Instragram adds private messaging – ConnectSafely updates Parents’ Guide to Instagram

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At a press event in New York on Thursday,  Instagram (owned by Facebook) announced a major new feature called Instagram Direct that enables users to send private messages to  another user, or up to 15 other users. Prior to this, all Instagram messages sent by users would be seen by everyone following them.

Until now Instagram had two ways to control who could see your images and videos.  The default is public, which means that anyone can follow you and see everything you post. Users also had the option to approve their followers, but even then any follower would see any post.  With the new Instagram Direct you have the option of sending private messages to anyone.

At the press conference, Instagram co-founder Kevin Systrom summarized the service as “a simple way to send photos and videos to your friends.”

directControl what you see

When someone you follow sends you an Intagram Direct message, it goes directly into your inbox. But if you get a message from someone you don’t follow, it goes into a pending queue. You can then either accept that message (by clicking the green check mark), reject it (clicking the x) or ignore it. If you accept it, you’ll see it and all future direct messages from that person (you can reverse it any time) but if you reject it, you’ll no longer see it or future messages in your pending queue or your inbox. Ignoring it leaves the message in the pending queue but doesn’t send it to your inbox.

Verification they’ve seen the message

When you send a person an image you’ll see their screen avatar in your “share to” screen and once the person has viewed your message you’ll see a check mark verifying that they’ve seen the image or video.

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Allows for comments

The service also allows for comments, which can only be seen by people who have been sent the message. So if you’ve sent it to four people, all four people can see any comments any person made on that photo or video.

Privacy and safety implications

 

From a privacy standpoint this is a big win because it means that it’s now possible to send messages only to people you want to share that particular message with instead of everyone who follows you.  Of course, it’s important to remember that there is always the chance that someone you send it to could make a digital copy and send it to others, so if something is truly private, you should only send it to someone you know will respect your privacy and — even then — it’s never a good idea to send images or videos that could get you into trouble.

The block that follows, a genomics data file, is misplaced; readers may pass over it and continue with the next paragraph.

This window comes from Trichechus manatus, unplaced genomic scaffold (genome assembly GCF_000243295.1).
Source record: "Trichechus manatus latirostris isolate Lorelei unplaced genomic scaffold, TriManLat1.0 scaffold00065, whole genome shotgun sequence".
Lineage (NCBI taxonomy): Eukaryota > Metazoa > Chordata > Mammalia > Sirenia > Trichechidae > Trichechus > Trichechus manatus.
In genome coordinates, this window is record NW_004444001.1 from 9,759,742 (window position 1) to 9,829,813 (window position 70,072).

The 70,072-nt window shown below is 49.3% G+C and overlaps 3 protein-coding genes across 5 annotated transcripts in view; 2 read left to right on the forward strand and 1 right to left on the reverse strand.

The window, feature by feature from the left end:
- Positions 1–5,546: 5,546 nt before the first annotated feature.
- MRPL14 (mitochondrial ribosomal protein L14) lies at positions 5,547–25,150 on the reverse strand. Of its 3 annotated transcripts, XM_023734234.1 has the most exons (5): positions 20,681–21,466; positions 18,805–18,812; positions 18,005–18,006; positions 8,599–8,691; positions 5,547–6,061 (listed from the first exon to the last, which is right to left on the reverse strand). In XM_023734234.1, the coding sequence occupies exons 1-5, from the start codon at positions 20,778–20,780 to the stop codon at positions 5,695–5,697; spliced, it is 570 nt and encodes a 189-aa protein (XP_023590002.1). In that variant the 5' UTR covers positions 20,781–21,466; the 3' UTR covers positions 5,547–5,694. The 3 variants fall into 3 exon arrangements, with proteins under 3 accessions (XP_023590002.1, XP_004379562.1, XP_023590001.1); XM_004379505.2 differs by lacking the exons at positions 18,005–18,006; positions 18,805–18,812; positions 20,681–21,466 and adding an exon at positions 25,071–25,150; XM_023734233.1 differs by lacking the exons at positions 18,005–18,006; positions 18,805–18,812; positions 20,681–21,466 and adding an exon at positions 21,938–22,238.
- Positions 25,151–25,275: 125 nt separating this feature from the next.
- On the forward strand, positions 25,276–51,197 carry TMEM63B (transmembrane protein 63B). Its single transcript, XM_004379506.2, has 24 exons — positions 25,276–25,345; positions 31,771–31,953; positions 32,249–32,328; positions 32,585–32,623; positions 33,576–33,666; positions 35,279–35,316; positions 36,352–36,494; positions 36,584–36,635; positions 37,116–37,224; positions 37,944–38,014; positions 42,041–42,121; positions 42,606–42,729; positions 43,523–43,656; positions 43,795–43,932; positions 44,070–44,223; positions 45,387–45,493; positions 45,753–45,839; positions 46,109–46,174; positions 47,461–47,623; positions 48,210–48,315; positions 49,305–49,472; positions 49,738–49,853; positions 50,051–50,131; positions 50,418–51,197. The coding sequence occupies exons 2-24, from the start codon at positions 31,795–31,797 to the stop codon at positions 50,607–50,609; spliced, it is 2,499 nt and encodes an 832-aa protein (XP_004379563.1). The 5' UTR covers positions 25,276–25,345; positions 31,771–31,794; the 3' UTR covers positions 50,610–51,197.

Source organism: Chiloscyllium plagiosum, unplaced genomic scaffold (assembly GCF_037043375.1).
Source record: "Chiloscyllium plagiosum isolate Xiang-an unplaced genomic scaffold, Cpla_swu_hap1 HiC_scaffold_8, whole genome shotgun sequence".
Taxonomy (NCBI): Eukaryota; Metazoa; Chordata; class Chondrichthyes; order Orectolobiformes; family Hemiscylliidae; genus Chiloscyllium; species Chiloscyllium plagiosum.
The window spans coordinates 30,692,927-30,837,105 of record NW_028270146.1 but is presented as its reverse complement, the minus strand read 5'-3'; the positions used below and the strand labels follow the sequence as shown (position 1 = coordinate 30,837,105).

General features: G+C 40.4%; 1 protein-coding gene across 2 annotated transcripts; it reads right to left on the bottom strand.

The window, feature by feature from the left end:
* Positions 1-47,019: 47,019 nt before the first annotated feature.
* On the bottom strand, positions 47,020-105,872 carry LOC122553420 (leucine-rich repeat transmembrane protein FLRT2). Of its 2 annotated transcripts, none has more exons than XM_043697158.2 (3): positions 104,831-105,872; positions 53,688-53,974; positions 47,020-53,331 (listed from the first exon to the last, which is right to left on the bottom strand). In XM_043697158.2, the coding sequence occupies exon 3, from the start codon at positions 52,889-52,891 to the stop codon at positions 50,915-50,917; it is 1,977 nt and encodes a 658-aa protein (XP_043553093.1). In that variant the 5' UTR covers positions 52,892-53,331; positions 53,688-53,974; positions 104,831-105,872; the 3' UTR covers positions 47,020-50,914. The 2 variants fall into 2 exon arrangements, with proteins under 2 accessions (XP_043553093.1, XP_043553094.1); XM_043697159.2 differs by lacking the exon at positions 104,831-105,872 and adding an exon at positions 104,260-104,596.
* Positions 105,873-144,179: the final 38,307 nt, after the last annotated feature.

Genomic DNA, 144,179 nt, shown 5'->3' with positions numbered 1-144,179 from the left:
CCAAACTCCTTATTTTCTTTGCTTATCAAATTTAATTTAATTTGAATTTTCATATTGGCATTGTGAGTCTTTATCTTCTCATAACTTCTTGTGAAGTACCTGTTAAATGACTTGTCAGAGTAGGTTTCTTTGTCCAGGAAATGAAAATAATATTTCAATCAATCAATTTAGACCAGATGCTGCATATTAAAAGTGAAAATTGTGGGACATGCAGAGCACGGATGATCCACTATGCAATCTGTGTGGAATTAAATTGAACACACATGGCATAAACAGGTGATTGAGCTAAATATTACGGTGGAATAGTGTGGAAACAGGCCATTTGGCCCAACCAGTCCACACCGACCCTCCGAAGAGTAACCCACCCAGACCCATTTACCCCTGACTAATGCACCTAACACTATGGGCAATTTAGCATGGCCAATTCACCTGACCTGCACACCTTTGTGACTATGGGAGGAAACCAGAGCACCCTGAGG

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Click image to view free parents’ guide

From a safety standpoint, there is the concern about people being harassed or groomed via private messaging. It is possible to use any private messaging service (including email and text messaging) to reach out to strangers and try to convince them to do something inappropriate or harmful perhaps by “grooming” that person over a period of time. These situations are rare but because they can be so dangerous, it’s important for kids and teens to understand the potential dangers.  As ConnectSafely.org  (the non-profit where I serve as co-director)  points out in ourSocial Web tips for Teens, it’s important to “be cautious when communicating with people you don’t know in person, especially if the conversation starts to be about sex or physical details.”

There is also the possibility of a person reaching out and then insulting or bullying in this private arena, knowing that what they say will be seen only by the recipient or a small (maximum 15) group.  Again, I don’t anticipate this happening often, but if it does, you can always remove that person from your approved Instagram Direct list, block them and report them. For general advice on cyberbullying see A Parents’ Guide to Cyberbullying.

Parents’ guide to Instagram

ConnectSafely.org has just revised A Parents’ Guide to Instagram to include Instagram Direct.

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